A review of more than 1,000 women's CervicalCheck slides has found that in around 30% of cases, it recorded a different result to the original finding.
For 159 women, including 12 who have died, it means there were missed opportunities to prevent or diagnose their cancer earlier.
The UK Royal College of Obstetricians and Gynaecologists' (RCOG) report disagrees with the smear test results for 308 women with cancer.
However, their report also notes that it is "widely accepted that cervical screening will fail to prevent 30-35% of cancers even in well run programmes" - saying the results of the review 'resembled' the results of a larger slide audit in England.
The authors note: "This suggests that the findings following this large review of CervicalCheck cytology are, on a population level, in line with that seen in the English Cervical Screening Programme, and should not of itself be viewed as a cause for concern with respect to the population overall."
The review was ordered by the Government in May last year, after a series of scandals affecting CervicalCheck.
Lead Assessor, Professor Henry Kitchener, outlined some of the clinical failures.
He explained: "There were 106 cases where there was a failure to prevent the cancer - many of those failures to prevent applied to very early stage disease.
"In 53 cases, there was a failure to prevent or diagnose at an earlier stage.
"Clearly the consequences for these women were not inconsiderable."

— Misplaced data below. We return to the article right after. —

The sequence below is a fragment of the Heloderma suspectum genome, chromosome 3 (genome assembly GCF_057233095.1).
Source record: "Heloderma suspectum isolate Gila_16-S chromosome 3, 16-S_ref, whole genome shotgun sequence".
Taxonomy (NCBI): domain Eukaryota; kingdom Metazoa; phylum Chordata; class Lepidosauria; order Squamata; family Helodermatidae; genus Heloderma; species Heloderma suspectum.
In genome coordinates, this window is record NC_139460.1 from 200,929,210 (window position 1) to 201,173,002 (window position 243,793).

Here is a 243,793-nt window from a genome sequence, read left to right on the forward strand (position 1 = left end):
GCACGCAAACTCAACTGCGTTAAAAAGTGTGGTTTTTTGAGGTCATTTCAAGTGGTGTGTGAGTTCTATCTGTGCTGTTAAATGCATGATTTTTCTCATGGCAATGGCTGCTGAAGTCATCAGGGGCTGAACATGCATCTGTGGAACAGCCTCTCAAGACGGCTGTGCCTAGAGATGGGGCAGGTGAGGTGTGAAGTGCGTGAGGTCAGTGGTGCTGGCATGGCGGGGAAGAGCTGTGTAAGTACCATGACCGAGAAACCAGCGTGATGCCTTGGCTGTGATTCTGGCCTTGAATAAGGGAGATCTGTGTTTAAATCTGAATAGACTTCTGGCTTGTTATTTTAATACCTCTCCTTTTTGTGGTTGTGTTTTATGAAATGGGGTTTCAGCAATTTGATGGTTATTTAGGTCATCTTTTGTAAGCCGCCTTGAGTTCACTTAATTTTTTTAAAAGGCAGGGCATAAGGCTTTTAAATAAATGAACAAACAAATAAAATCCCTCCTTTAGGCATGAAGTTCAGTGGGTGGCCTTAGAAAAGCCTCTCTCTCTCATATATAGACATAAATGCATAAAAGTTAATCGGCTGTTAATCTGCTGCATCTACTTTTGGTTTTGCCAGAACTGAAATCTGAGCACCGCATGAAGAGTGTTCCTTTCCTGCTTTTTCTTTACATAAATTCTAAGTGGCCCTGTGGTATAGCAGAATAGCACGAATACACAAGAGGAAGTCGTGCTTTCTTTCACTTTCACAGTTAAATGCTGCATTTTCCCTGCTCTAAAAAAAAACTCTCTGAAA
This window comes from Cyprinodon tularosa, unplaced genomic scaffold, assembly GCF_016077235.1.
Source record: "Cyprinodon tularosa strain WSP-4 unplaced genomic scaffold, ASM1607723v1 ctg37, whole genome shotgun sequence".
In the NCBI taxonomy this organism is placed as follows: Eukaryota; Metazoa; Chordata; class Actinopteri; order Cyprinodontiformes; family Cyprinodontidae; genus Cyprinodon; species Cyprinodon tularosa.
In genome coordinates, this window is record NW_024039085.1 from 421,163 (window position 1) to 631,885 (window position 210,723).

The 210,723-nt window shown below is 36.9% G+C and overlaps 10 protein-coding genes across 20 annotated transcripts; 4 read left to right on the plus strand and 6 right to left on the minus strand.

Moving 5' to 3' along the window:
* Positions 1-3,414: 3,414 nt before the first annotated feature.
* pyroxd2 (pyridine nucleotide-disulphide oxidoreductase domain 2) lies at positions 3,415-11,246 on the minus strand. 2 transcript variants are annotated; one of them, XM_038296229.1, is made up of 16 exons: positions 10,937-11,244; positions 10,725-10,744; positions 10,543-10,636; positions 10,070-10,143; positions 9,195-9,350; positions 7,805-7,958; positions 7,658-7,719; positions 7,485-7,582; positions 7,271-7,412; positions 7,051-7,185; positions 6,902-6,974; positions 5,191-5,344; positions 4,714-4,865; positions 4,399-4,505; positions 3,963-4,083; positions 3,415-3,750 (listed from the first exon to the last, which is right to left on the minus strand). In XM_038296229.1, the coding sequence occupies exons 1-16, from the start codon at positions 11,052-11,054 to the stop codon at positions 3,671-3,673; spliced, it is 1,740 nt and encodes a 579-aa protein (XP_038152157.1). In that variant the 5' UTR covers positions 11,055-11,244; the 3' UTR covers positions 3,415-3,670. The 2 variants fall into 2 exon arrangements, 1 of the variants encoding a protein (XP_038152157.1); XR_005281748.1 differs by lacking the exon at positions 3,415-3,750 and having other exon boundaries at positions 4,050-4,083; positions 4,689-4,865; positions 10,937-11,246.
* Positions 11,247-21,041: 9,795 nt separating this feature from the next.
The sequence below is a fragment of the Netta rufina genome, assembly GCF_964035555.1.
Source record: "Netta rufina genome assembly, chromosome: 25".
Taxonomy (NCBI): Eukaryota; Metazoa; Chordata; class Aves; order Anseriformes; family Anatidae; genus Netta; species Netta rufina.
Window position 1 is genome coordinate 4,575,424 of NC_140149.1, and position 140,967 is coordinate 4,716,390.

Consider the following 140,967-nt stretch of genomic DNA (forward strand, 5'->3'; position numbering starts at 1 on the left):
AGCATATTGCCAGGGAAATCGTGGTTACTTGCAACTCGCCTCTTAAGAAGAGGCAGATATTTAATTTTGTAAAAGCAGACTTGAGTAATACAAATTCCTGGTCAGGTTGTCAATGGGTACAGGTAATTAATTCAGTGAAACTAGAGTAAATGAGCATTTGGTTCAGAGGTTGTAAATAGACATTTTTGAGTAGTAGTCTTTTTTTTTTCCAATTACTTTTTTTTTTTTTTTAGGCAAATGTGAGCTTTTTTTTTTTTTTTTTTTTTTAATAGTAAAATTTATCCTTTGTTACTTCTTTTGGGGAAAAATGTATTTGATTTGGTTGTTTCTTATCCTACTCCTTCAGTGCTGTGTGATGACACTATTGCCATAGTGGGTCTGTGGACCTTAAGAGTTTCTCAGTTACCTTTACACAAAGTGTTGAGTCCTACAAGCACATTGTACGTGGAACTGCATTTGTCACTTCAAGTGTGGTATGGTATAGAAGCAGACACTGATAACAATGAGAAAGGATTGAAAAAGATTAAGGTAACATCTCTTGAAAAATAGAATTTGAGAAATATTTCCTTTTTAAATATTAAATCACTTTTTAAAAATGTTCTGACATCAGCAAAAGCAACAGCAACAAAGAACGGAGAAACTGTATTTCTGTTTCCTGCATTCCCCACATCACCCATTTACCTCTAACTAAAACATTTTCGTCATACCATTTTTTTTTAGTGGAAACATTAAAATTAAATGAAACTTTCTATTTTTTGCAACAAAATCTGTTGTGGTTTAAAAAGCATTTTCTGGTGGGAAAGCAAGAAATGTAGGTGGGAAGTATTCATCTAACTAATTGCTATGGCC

'Made some mistakes'
In the Dáil today, Taoiseach Leo Varadkar admitted he didn't handle the CervicalCheck controversy as well as he could have initially.
He told deputies: "I for one, looking back on it, didn't handle it in the way perhaps I should have and made some mistakes. I think Government did too, I think opposition did as well... and as Dr Scally pointed out in his report the media did too.
"I do hope on this occasion we will all handle it a little bit better than we did two years ago."
Health Minister Simon Harris, meanwhile, said the Government has accepted all recommendations put forward by the RCOG expert panel.
He said: “The CervicalCheck Programme has faced a difficult and uncertain period over the past eighteen months.
"The findings and conclusions contained in this Review should provide reassurance and assist in restoring confidence in our programme and address its importance and quality, as well as the limitations of all screening programmes.”
The Government asked the UKs Royal College of Obstetricians and Gynaecologists to examine more than 1,000 smear test results in the wake of last year's CervicalCheck scandal.
The review was aimed at trying to find out if there were any failures to prevent cancer or to intervene at an earlier stage.
Results were shared with the women involved ahead of today's publication of the review.
The women were told whether there was any failure to identify abnormal cells, and if this meant cancer could have been diagnosed at an earlier stage.